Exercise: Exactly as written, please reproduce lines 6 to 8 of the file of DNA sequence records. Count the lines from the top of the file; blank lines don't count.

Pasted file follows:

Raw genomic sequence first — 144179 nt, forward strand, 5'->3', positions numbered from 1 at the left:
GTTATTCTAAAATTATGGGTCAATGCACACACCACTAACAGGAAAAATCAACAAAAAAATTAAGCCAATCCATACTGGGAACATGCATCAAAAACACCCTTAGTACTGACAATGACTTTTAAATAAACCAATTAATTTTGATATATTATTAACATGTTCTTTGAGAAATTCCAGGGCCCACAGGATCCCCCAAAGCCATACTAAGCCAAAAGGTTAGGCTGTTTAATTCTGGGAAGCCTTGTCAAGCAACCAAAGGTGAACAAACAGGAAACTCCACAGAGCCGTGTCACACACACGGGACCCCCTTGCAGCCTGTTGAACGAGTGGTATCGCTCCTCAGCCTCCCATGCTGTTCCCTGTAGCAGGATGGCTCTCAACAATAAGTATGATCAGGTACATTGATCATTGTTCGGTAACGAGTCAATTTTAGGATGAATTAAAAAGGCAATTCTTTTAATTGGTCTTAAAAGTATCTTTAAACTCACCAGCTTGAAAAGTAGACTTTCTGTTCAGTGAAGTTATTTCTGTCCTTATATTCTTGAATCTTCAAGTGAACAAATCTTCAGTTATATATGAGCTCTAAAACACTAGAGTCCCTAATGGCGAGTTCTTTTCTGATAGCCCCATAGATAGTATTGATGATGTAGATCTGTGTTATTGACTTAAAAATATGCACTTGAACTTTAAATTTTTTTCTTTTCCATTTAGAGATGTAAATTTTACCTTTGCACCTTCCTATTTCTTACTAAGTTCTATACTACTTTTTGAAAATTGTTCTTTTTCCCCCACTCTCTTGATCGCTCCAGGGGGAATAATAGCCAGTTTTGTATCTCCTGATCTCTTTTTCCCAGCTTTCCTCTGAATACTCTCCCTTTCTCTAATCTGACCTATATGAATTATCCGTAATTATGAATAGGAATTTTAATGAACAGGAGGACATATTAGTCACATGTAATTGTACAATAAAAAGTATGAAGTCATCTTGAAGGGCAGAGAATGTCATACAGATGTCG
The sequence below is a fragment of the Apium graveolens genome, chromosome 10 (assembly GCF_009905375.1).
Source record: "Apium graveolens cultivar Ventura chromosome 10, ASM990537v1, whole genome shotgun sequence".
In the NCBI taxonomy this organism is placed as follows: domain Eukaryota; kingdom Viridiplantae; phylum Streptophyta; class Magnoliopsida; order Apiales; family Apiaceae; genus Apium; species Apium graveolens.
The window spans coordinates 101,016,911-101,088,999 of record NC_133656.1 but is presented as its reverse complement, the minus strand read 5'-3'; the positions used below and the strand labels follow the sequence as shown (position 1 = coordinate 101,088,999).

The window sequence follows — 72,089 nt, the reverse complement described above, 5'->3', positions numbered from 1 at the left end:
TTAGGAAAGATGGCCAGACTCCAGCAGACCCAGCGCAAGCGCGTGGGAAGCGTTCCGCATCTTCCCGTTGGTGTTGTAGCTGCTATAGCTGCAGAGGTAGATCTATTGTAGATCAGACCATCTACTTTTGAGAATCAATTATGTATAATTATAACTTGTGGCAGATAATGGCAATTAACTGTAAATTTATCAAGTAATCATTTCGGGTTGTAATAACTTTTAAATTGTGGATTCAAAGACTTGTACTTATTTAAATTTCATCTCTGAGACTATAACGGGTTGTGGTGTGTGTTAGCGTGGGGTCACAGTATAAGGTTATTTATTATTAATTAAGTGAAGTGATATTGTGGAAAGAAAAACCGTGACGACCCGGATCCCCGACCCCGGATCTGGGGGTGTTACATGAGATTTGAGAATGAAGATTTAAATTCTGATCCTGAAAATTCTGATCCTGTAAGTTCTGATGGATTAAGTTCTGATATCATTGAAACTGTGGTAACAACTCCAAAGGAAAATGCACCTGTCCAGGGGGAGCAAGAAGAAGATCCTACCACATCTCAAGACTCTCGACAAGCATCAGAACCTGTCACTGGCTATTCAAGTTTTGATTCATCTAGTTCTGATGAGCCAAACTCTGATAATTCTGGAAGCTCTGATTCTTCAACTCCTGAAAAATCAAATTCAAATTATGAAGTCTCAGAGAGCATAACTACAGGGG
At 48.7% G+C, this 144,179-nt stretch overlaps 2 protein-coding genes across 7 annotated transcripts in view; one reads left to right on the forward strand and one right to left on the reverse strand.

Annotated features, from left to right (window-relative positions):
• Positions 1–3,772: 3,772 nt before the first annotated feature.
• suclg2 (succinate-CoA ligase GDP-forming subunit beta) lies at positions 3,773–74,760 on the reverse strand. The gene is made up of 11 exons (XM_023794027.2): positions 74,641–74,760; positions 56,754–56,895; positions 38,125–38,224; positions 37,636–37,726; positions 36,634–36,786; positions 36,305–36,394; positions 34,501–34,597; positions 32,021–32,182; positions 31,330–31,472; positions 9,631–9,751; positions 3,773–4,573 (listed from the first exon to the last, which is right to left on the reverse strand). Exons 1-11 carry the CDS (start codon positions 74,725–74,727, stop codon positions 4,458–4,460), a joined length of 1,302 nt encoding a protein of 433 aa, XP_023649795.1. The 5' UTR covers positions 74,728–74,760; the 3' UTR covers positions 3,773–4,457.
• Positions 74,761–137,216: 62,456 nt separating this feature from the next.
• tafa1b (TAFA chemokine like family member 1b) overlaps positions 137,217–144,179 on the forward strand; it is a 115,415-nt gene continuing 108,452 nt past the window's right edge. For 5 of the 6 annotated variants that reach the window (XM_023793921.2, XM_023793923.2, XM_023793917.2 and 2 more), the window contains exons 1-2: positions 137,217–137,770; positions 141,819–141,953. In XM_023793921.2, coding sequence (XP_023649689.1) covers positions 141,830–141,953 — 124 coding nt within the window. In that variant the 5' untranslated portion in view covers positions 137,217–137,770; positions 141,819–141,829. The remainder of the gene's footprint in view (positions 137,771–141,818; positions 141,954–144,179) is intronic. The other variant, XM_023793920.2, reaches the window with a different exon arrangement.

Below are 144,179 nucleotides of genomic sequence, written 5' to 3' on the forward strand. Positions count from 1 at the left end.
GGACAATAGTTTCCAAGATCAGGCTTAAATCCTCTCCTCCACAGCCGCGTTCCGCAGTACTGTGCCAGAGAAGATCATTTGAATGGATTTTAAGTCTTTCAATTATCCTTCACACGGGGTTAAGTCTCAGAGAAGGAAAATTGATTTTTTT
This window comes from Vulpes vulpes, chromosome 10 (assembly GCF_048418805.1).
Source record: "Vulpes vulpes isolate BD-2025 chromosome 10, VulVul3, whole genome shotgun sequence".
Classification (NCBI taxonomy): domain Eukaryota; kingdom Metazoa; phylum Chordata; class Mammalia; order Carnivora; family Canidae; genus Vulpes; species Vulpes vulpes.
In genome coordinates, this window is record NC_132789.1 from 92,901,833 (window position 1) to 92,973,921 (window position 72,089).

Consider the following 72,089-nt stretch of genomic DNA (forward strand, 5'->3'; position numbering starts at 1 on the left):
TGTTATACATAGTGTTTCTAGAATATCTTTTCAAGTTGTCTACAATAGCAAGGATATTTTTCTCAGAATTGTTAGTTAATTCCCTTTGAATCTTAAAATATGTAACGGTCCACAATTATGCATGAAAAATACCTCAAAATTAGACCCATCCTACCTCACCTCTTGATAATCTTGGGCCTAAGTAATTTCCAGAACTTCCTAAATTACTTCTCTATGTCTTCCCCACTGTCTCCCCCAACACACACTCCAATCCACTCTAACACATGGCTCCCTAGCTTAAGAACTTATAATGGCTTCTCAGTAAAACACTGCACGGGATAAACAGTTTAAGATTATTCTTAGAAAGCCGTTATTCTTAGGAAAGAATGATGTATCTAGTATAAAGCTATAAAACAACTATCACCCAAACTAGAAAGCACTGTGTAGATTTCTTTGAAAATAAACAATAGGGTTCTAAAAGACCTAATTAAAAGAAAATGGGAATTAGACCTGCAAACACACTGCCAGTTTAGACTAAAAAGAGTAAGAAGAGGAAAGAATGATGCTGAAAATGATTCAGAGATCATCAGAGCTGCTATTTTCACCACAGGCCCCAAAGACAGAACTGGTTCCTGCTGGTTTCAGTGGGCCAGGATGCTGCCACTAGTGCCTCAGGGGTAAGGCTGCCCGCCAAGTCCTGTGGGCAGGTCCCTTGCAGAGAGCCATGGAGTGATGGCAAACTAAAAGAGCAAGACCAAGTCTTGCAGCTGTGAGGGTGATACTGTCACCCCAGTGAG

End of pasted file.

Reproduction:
The window spans coordinates 101,016,911-101,088,999 of record NC_133656.1 but is presented as its reverse complement, the minus strand read 5'-3'; the positions used below and the strand labels follow the sequence as shown (position 1 = coordinate 101,088,999).

The window sequence follows — 72,089 nt, the reverse complement described above, 5'->3', positions numbered from 1 at the left end:
TTAGGAAAGATGGCCAGACTCCAGCAGACCCAGCGCAAGCGCGTGGGAAGCGTTCCGCATCTTCCCGTTGGTGTTGTAGCTGCTATAGCTGCAGAGGTAGATCTATTGTAGATCAGACCATCTACTTTTGAGAATCAATTATGTATAATTATAACTTGTGGCAGATAATGGCAATTAACTGTAAATTTATCAAGTAATCATTTCGGGTTGTAATAACTTTTAAATTGTGGATTCAAAGACTTGTACTTATTTAAATTTCATCTCTGAGACTATAACGGGTTGTGGTGTGTGTTAGCGTGGGGTCACAGTATAAGGTTATTTATTATTAATTAAGTGAAGTGATATTGTGGAAAGAAAAACCGTGACGACCCGGATCCCCGACCCCGGATCTGGGGGTGTTACATGAGATTTGAGAATGAAGATTTAAATTCTGATCCTGAAAATTCTGATCCTGTAAGTTCTGATGGATTAAGTTCTGATATCATTGAAACTGTGGTAACAACTCCAAAGGAAAATGCACCTGTCCAGGGGGAGCAAGAAGAAGATCCTACCACATCTCAAGACTCTCGACAAGCATCAGAACCTGTCACTGGCTATTCAAGTTTTGATTCATCTAGTTCTGATGAGCCAAACTCTGATAATTCTGGAAGCTCTGATTCTTCAACTCCTGAAAAATCAAATTCAAATTATGAAGTCTCAGAGAGCATAACTACAGGGG